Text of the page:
Opinion: Should Smith be elevating American brand of misinformation?

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Premier Danielle Smith will appear with American pundit Tucker Carlson on stage in Calgary on Jan. 24. Despite the considerable controversial baggage Carlson carries, the premier has offered nonsensical reasoning for the meeting: given Carlson’s brand recognition, he will help publicize how plentiful oil and gas are in our province.

Seriously: does anyone not know about Alberta’s bounty of oil and gas?

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Her office later offered a not-terribly-artful dodge: “The premier participates in a variety of public and private events and does interviews with dozens of reporters, broadcasters and podcasters from across the political spectrum,” her press secretary stated.

But that doesn’t really let Smith off the hook. She is the leader of the province and, one assumes, has a busy schedule. As an elected leader paid with taxpayer dollars, she should answer questions regarding Carlson’s track record of political bile.

Carlson has repeatedly discussed the Great Replacement Theory on his various platforms. This far-right conspiracy theory suggests that Black and brown immigrants are being intentionally allowed into North America to “replace” white people. Does Smith agree with this theory?

Carlson has repeatedly argued that immigrants coming to America are making the country “dirtier.” Does Smith agree with this statement?

On numerous occasions, Carlson had guests on his show who questioned whether President Joe Biden won the 2020 election. Despite his clear victory of both the popular vote and the electoral college, Carlson echoed Donald Trump’s claims that the election was somehow rigged. Carlson repeated lies that dead people were voting en masse for Biden, a widely debunked conspiracy theory. Does Smith believe that Biden is the legitimate president of the United States?

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Carlson called transgender people “a cancer on the country,” adding that teachers who discuss gender orientation with their students should face physical violence. Does Smith agree with these statements?

During the Dominion Voting Systems lawsuit against Fox News, a number of text messages between Fox News hosts were made public. Many were written by Carlson himself, revealing that despite his public endorsement of Trump, he hid disdain for the politician. “We are very, very close to being able to ignore Trump most nights,” Carlson wrote in one text. “I truly can’t wait,” he said, adding “I hate him passionately.”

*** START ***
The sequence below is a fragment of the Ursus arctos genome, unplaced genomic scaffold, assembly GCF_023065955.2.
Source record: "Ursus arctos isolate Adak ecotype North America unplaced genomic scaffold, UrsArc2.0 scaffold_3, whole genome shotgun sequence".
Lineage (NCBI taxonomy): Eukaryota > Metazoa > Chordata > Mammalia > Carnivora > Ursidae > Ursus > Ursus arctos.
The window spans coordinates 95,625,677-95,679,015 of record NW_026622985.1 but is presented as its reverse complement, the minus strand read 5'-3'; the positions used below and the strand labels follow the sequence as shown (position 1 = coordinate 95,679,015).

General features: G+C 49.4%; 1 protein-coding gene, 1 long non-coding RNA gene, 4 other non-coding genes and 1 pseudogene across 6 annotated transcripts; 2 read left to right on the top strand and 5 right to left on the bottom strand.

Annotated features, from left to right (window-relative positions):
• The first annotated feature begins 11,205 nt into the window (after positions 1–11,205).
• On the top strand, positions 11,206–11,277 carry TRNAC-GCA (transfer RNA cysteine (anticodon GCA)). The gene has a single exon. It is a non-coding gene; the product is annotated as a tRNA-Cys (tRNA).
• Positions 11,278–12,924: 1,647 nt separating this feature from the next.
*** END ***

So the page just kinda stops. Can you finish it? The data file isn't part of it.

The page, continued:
This perhaps raises the most damning questions for Smith. A frequent critic of the media and the institution of journalism, Smith has argued many members of the press simply can’t be trusted. It’s a common refrain for politicians on the right who want to sidestep questions and accountability.

But isn’t the fact that Carlson said certain things publicly that he clearly did not believe make him part of the problem? When people say they no longer trust the media, isn’t someone like Carlson the very reason for that lack of trust?

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So, Premier Smith, it’s obvious you don’t need Carlson to help publicize Alberta’s oil and gas reserves. Do you really think Carlson’s is a voice that needs elevating? Do you really think you should be dignifying his ideas around immigrants and the marginalized?

Are you at all serious when you say you want to be premier for all Albertans? Because by making the choice to stand beside Carlson on stage, you do not look like a unifying figure. Since being fired by Fox News, Carlson has lost much of his audience. You’re only helping him get much-needed oxygen for his dying career.

Albertans deserve better.

A former resident of Alberta, Hays now lives in Montreal where he teaches at Marianopolis College and Concordia University. His articles have appeared in the Washington Post, The Guardian and The Globe and Mail

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